My friend Dave in Atlanta, a fellow photographer who had a day job in the marketing field, has been looking for more than a year. He’s stopped paying his credit card bills because he only has enough money to pay his car payment, pay for groceries and his cell phone.
He said, “It is very discouraging on many levels. I can’t find anyone willing to pay me for photography jobs right now. I am so frustrated at this point in my life with this entire search, there are days like today when I just throw up my arms and want to say f**k it, I give up. I told my wife that if she wants to take me to court for child support, I’ll go to jail and then she has zero chance of me finding a job there. My daughter is 16. She is begging for a car. Imagine not being able to give your daughter what she wants. She doesn’t come over to visit on weekends anymore because dad isn’t so important. So on top of job loss, add the feeling of being a deadbeat dad…”
My heart goes out to him so much. I don’t know whether to feel relief that I don’t seem to be at that same sad place or dread that in a few months, if something doesn’t break, I may be even worse off than he is.
There are those who say anyone who doesn’t have a job right now is just lazy. I’ve done the whole applying at McDonalds thing, and you get used to hearing managers say, “You’re overqualified. I’m not going to spend time and money training you just to see you leave once the first better job comes along.”
Besides, how am I doing myself any favors taking a $30,000 pay cut if I can focus with intensity to try and get something closer to what my experience and qualifications can earn?
I’m not stupid enough to think I’m going to find a replacement job that pays as much as the job I had. Why would employers offer those kind of wages if the labor pool is full of desperate, hungry people? I guess it is the opposite of those prosperous days when they had to offer perks to fight for the best talent. Now they have the luxury of even their most talented staffer feeling as if his or her job security is on shaky ground. The only downside for them is the Catch-22 of not having enough consumers to buy their products or services.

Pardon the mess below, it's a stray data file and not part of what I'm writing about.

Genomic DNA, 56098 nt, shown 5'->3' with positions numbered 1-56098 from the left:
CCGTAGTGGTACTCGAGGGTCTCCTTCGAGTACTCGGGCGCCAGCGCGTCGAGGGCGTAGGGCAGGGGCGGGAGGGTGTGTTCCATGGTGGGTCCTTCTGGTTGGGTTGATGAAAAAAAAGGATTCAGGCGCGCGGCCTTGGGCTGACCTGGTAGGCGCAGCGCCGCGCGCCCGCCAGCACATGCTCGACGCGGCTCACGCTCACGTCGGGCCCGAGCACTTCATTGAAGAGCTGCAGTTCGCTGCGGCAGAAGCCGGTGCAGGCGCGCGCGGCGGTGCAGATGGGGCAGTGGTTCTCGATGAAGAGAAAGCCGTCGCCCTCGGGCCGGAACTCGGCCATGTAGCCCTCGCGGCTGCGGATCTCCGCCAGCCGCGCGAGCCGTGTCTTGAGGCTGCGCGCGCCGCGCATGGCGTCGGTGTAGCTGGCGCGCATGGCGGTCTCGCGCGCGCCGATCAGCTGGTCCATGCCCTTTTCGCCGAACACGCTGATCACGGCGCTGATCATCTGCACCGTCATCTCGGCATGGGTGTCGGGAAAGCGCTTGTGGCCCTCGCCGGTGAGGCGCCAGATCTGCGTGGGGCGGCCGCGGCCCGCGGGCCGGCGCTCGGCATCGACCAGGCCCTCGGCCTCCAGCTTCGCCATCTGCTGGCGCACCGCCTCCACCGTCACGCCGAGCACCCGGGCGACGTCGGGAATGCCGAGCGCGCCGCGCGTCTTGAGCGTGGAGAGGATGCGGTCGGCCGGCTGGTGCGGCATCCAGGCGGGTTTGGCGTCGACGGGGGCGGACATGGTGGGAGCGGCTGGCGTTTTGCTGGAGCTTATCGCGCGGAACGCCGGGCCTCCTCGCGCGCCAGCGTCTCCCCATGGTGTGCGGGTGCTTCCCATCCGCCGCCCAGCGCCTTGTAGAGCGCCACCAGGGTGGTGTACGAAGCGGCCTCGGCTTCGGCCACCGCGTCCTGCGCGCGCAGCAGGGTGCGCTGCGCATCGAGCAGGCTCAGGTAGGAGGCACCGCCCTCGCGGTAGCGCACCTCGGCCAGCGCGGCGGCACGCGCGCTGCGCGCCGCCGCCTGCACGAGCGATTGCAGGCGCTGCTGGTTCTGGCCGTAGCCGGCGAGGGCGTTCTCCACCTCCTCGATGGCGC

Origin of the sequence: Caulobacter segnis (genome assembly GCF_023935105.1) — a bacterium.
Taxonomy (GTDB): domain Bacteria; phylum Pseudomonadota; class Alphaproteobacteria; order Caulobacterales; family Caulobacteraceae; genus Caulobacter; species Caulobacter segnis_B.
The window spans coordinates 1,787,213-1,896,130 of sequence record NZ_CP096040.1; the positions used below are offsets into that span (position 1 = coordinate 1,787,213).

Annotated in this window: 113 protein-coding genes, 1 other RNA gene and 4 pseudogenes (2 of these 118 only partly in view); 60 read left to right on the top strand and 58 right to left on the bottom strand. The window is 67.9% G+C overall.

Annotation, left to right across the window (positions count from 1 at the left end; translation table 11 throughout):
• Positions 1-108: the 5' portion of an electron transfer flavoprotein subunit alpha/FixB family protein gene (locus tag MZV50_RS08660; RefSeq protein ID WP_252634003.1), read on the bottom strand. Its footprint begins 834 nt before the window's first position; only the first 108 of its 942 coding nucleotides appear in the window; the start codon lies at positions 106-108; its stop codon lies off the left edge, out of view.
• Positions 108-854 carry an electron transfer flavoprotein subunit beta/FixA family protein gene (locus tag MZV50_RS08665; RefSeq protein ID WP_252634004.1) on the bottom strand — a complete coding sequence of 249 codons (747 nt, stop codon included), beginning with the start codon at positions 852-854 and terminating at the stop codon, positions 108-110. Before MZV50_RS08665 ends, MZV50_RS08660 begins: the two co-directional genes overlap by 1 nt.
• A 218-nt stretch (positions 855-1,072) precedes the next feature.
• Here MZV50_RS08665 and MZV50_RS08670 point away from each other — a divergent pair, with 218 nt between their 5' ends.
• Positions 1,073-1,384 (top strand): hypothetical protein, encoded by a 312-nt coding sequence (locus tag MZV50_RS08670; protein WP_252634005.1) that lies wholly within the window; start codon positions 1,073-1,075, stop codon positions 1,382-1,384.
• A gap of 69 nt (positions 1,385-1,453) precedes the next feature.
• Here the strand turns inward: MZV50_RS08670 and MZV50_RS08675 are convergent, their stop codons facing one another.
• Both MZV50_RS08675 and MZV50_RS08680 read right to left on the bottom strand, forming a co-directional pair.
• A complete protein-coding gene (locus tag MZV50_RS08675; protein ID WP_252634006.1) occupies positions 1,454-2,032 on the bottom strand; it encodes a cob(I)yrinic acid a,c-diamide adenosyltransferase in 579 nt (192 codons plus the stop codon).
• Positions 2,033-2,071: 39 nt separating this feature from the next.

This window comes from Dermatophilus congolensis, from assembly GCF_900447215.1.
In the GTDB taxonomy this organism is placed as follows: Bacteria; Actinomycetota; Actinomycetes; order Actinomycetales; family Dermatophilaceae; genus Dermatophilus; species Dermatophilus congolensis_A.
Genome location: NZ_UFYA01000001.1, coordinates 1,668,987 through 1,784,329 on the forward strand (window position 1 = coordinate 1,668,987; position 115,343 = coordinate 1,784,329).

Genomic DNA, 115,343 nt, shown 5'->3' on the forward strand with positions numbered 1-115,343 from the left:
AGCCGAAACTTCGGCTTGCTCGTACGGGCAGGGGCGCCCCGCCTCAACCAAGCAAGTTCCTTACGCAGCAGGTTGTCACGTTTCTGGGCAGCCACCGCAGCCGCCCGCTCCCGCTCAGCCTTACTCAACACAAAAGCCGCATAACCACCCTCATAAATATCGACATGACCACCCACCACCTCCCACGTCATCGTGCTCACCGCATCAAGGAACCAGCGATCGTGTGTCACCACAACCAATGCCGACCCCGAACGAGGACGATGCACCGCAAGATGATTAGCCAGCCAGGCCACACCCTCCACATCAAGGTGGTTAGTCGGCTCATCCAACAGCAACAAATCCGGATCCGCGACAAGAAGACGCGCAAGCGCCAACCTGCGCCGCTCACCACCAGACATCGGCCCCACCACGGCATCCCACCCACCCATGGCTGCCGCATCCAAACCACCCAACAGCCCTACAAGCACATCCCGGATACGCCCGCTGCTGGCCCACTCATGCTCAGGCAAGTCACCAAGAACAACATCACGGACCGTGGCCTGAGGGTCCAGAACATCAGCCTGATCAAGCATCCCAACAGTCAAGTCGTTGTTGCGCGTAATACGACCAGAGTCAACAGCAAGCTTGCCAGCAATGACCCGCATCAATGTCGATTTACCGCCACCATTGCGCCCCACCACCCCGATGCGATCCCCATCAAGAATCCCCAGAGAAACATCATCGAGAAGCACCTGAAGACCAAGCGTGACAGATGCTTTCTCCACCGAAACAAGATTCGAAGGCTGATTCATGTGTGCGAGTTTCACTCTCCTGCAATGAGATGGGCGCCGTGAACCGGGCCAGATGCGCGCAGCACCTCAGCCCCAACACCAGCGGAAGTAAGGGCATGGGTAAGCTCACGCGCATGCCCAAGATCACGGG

Yes, I’ve tried seeking freelance work, but even that is coming up empty. I’m going to keep at it, trying to find various ways to set myself apart from the pack, and get additional training through Lynda.com and Northeast Alabama Community College so I have even more marketable, transferrable skills to make myself a valuable commodity to snatch up.
Please someone out there, give me an opportunity to put my skills to work for you. I’m loyal, motivated, intelligent, creative, adaptable, and ready to get to work today!
My skills include photography, art direction, interviewing, blogging, negotiating rights and permissions for publication, communicating with contributors to get content delivered in the appropriate formats, quality control, developing strategic partnerships, SEO, copywriting, copyediting, social media marketing, post-production, video editing, reportage, newsletters, email marketing, content aggregation, web analytics, website development, page layout, proofreading, etc. The software/apps I am proficient using include Photoshop, Final Cut Pro, WordPress, Hootsuite, eCampaign, Pages, Numbers, Excel, QuarkXPress, MasterWriter, and more.